ESCANABA - A new computerized mapping system on the Escanaba website is expected to be a valuable tool not only for the city but for anyone looking for local geographical information.
Escanaba recently made a Geographic Information System (GIS) available on its website at www.escanaba.org, announced City Assessor Daina Norden. She and City Engineer Terry Flower presented the mapping system to a group of municipal leaders during a joint governmental meeting at city hall Wednesday.
The data can be accessed online by clicking onto the "Escanaba GIS" link, explained Flower. Informational searches can be made on several topics ranging from property assessments to garbage collection schedules, he said.
The city of Escanaba recently made a Geographic Information System (GIS) available on its website at www.escanaba.org.
"It's literally endless. There's thousands of layers (of information) available," Flower explained as he walked the group through the website.
During the past 18 months, information about the city has been inputed into the computer system, Flower said. More data will be added along the way, he added. The program started with a grant to map out area wetlands, he explained.
Norden said the GIS will assist employees in the assessor's office. The system will serve as a good "checks and balances" tool as property assessments are made on neighboring and comparable properties, she said. It will also assist in compiling reports for the state, she said.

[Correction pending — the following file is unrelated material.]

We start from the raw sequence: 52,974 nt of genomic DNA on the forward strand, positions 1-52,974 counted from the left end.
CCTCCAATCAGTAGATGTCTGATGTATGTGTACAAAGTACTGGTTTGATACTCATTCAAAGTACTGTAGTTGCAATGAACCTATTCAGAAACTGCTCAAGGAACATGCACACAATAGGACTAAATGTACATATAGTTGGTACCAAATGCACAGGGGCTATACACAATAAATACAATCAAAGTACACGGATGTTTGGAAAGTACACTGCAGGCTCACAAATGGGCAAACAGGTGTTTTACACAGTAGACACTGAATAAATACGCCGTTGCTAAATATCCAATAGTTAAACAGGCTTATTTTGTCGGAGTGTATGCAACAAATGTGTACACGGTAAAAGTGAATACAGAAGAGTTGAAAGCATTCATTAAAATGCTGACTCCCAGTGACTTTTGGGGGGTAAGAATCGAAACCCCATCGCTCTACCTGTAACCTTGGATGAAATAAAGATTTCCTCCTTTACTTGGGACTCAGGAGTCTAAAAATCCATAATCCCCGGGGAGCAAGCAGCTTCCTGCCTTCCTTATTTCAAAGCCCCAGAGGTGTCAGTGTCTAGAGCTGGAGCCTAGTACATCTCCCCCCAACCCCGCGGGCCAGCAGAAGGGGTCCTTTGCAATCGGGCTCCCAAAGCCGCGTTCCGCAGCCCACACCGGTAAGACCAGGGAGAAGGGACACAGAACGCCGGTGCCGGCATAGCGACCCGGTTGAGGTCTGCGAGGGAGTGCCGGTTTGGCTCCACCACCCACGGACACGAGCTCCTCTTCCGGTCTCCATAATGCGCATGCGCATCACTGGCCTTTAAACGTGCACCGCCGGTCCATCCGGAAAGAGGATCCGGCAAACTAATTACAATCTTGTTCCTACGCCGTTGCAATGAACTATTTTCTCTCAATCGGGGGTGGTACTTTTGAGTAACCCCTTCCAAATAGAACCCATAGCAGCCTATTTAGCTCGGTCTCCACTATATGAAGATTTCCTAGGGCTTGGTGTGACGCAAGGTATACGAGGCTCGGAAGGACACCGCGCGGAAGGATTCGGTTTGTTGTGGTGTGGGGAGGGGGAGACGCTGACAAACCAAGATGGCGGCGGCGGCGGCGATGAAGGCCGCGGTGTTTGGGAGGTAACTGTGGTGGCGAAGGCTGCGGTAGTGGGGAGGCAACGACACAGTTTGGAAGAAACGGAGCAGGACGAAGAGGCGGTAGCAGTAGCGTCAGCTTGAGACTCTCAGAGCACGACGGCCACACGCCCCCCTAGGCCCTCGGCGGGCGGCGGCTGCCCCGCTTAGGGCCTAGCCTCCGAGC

The GIS will be beneficial for realtors, appraisers and developers who routinely request property information from the assessor's office, Norden said.
The system makes it easy for anyone to access information on any parcel in the city, she added.
"I love it," commented Norden. "It's keeping the public informed, it keeps records accurate, and the public can feel more comfortable with their property values and tax bills."
Other city departments including engineering, public works, recreation and public safety will also find the computer system a valuable tool for various data, said Flower. Examples are maps of utilities, roads, recreational areas, soil types, land use, and even no smoking areas within the city.
City Manager Jim O'Toole commented the computerized mapping system can provide information much more quickly than searching for it manually. He added some data, such as information relating to the city's security, is not accessible to the public.